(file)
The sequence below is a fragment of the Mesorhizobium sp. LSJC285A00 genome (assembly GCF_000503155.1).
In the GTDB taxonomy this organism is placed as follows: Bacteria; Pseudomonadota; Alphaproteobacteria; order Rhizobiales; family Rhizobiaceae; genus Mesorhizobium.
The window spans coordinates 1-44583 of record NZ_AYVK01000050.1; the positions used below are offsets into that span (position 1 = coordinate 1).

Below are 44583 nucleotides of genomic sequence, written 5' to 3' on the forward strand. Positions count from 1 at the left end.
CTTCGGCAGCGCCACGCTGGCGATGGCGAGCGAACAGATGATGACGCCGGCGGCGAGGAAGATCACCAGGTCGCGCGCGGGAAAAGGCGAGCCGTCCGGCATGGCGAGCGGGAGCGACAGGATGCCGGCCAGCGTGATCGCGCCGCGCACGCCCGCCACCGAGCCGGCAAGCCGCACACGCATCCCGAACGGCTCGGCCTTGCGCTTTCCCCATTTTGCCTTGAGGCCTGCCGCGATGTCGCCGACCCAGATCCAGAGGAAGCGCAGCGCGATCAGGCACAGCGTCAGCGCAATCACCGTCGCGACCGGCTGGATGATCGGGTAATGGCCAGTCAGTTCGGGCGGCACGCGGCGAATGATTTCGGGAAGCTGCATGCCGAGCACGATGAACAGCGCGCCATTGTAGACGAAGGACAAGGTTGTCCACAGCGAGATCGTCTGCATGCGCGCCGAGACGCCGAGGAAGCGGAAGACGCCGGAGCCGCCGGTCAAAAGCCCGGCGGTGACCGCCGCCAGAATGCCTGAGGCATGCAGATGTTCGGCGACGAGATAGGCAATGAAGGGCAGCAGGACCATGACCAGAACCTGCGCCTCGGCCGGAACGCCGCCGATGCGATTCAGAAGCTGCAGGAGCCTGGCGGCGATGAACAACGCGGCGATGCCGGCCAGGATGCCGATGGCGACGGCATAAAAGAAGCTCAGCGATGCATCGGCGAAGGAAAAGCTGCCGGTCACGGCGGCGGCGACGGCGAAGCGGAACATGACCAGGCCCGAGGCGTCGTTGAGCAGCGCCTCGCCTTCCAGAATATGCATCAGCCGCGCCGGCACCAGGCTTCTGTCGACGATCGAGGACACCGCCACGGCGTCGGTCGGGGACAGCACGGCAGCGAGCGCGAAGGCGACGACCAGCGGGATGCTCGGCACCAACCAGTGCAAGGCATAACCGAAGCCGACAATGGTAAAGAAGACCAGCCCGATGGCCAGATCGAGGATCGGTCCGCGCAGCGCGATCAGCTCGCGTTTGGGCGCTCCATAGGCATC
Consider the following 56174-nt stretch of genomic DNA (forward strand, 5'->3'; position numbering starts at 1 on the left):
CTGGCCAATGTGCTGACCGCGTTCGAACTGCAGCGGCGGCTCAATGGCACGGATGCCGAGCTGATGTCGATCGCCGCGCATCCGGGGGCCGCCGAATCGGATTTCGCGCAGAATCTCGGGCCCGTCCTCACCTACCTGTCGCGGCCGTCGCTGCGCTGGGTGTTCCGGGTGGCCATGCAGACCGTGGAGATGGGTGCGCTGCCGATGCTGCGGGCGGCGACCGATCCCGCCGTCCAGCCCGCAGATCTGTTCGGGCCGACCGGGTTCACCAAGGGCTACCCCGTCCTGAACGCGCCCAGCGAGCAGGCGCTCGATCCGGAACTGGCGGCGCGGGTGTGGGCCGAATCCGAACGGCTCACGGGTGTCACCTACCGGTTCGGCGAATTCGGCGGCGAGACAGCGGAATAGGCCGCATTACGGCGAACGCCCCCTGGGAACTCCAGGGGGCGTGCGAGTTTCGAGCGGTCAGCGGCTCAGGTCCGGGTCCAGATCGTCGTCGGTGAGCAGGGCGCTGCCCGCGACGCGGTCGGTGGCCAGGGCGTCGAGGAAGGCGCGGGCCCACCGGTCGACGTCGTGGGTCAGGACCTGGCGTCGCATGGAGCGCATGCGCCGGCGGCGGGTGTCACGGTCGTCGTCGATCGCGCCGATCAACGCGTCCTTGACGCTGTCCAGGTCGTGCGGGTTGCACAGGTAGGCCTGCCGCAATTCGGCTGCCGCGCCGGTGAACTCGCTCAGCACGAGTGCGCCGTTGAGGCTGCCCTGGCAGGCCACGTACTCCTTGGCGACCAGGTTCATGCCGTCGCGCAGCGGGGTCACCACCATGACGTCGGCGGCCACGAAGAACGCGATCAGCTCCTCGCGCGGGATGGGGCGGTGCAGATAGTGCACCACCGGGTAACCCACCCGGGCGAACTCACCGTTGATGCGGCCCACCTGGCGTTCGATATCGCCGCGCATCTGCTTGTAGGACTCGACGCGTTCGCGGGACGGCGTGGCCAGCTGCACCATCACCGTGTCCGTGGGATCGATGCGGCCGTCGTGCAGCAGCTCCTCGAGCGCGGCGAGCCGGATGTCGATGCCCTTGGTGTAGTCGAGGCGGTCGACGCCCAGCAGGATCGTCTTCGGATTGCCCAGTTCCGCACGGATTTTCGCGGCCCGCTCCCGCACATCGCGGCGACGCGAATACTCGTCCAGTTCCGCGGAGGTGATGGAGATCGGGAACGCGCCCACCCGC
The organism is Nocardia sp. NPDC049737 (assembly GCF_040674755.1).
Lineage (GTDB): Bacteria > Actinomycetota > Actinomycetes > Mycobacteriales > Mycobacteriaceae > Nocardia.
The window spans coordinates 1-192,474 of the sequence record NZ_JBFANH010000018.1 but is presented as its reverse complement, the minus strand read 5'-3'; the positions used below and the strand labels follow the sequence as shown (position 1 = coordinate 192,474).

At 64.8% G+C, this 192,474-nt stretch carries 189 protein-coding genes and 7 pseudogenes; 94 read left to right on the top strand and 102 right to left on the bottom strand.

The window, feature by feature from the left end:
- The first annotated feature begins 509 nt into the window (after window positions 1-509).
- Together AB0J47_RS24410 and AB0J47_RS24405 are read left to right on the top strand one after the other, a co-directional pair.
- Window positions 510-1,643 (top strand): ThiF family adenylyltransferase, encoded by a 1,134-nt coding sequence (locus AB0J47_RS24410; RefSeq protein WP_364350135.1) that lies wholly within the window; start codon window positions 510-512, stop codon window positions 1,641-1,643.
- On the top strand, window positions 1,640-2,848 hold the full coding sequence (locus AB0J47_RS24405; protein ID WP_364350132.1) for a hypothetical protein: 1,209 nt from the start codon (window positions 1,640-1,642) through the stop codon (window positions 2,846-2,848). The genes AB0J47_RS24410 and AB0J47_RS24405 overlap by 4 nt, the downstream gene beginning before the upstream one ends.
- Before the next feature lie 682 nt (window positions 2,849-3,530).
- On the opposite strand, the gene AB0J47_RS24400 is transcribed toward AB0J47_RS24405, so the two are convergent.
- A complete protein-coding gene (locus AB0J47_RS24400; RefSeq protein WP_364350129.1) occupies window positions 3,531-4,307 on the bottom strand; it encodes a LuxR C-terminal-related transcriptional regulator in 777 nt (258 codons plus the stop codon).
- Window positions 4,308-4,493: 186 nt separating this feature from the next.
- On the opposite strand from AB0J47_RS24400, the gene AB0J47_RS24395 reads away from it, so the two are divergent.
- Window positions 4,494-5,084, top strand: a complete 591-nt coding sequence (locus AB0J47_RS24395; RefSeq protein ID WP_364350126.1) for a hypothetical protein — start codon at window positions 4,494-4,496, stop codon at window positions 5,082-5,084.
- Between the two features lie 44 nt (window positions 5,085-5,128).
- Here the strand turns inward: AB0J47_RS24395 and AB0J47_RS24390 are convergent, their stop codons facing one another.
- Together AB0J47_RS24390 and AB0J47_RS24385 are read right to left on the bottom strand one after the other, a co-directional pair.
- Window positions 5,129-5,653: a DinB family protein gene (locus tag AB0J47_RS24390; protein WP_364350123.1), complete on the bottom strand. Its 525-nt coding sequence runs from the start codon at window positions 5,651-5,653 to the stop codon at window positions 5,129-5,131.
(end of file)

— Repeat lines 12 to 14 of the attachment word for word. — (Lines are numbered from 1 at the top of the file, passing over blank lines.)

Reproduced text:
The window, feature by feature from the left end:
- The first annotated feature begins 509 nt into the window (after window positions 1-509).
- Together AB0J47_RS24410 and AB0J47_RS24405 are read left to right on the top strand one after the other, a co-directional pair.